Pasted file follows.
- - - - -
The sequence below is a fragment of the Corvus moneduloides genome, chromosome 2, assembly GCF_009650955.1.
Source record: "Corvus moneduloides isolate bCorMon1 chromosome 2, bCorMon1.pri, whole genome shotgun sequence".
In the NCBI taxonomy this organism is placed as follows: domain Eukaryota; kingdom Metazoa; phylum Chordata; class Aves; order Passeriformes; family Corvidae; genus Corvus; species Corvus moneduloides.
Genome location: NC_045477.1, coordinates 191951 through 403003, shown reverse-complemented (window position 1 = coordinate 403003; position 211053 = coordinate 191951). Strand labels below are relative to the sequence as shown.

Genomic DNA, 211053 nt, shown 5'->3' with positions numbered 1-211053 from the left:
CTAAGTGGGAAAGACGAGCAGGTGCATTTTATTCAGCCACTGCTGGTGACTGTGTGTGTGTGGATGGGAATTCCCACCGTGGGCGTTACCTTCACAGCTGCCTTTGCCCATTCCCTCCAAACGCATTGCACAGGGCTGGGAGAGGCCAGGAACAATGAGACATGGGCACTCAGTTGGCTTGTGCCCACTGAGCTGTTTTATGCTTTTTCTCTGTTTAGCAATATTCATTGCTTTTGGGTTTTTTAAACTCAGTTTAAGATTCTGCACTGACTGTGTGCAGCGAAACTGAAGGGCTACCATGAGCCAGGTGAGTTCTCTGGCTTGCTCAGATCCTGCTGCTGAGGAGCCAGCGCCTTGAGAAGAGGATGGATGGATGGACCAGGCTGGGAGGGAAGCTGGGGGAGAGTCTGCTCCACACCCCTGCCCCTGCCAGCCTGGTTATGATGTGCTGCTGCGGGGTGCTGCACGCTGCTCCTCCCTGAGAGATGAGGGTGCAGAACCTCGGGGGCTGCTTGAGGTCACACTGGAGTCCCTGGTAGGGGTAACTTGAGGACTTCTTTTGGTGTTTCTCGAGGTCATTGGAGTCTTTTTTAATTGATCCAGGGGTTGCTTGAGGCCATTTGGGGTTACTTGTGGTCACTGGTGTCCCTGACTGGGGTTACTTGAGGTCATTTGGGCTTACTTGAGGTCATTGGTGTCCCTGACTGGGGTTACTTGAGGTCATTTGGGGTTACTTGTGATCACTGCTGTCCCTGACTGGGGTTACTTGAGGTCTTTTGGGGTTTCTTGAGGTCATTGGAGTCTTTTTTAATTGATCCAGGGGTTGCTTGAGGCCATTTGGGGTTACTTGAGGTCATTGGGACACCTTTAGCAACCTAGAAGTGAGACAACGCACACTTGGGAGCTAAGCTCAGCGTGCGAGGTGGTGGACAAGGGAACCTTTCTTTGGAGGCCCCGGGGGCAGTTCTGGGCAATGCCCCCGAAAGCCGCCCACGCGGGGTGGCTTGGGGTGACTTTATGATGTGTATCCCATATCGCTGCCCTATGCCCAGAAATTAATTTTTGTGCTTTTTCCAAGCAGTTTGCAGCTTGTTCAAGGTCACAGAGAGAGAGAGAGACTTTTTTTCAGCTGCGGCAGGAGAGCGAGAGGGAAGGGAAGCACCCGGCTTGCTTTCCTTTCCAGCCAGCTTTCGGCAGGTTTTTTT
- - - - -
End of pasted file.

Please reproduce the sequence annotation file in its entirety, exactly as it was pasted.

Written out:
The sequence below is a fragment of the Corvus moneduloides genome, chromosome 2, assembly GCF_009650955.1.
Source record: "Corvus moneduloides isolate bCorMon1 chromosome 2, bCorMon1.pri, whole genome shotgun sequence".
In the NCBI taxonomy this organism is placed as follows: domain Eukaryota; kingdom Metazoa; phylum Chordata; class Aves; order Passeriformes; family Corvidae; genus Corvus; species Corvus moneduloides.
Genome location: NC_045477.1, coordinates 191951 through 403003, shown reverse-complemented (window position 1 = coordinate 403003; position 211053 = coordinate 191951). Strand labels below are relative to the sequence as shown.

Genomic DNA, 211053 nt, shown 5'->3' with positions numbered 1-211053 from the left:
CTAAGTGGGAAAGACGAGCAGGTGCATTTTATTCAGCCACTGCTGGTGACTGTGTGTGTGTGGATGGGAATTCCCACCGTGGGCGTTACCTTCACAGCTGCCTTTGCCCATTCCCTCCAAACGCATTGCACAGGGCTGGGAGAGGCCAGGAACAATGAGACATGGGCACTCAGTTGGCTTGTGCCCACTGAGCTGTTTTATGCTTTTTCTCTGTTTAGCAATATTCATTGCTTTTGGGTTTTTTAAACTCAGTTTAAGATTCTGCACTGACTGTGTGCAGCGAAACTGAAGGGCTACCATGAGCCAGGTGAGTTCTCTGGCTTGCTCAGATCCTGCTGCTGAGGAGCCAGCGCCTTGAGAAGAGGATGGATGGATGGACCAGGCTGGGAGGGAAGCTGGGGGAGAGTCTGCTCCACACCCCTGCCCCTGCCAGCCTGGTTATGATGTGCTGCTGCGGGGTGCTGCACGCTGCTCCTCCCTGAGAGATGAGGGTGCAGAACCTCGGGGGCTGCTTGAGGTCACACTGGAGTCCCTGGTAGGGGTAACTTGAGGACTTCTTTTGGTGTTTCTCGAGGTCATTGGAGTCTTTTTTAATTGATCCAGGGGTTGCTTGAGGCCATTTGGGGTTACTTGTGGTCACTGGTGTCCCTGACTGGGGTTACTTGAGGTCATTTGGGCTTACTTGAGGTCATTGGTGTCCCTGACTGGGGTTACTTGAGGTCATTTGGGGTTACTTGTGATCACTGCTGTCCCTGACTGGGGTTACTTGAGGTCTTTTGGGGTTTCTTGAGGTCATTGGAGTCTTTTTTAATTGATCCAGGGGTTGCTTGAGGCCATTTGGGGTTACTTGAGGTCATTGGGACACCTTTAGCAACCTAGAAGTGAGACAACGCACACTTGGGAGCTAAGCTCAGCGTGCGAGGTGGTGGACAAGGGAACCTTTCTTTGGAGGCCCCGGGGGCAGTTCTGGGCAATGCCCCCGAAAGCCGCCCACGCGGGGTGGCTTGGGGTGACTTTATGATGTGTATCCCATATCGCTGCCCTATGCCCAGAAATTAATTTTTGTGCTTTTTCCAAGCAGTTTGCAGCTTGTTCAAGGTCACAGAGAGAGAGAGAGACTTTTTTTCAGCTGCGGCAGGAGAGCGAGAGGGAAGGGAAGCACCCGGCTTGCTTTCCTTTCCAGCCAGCTTTCGGCAGGTTTTTTT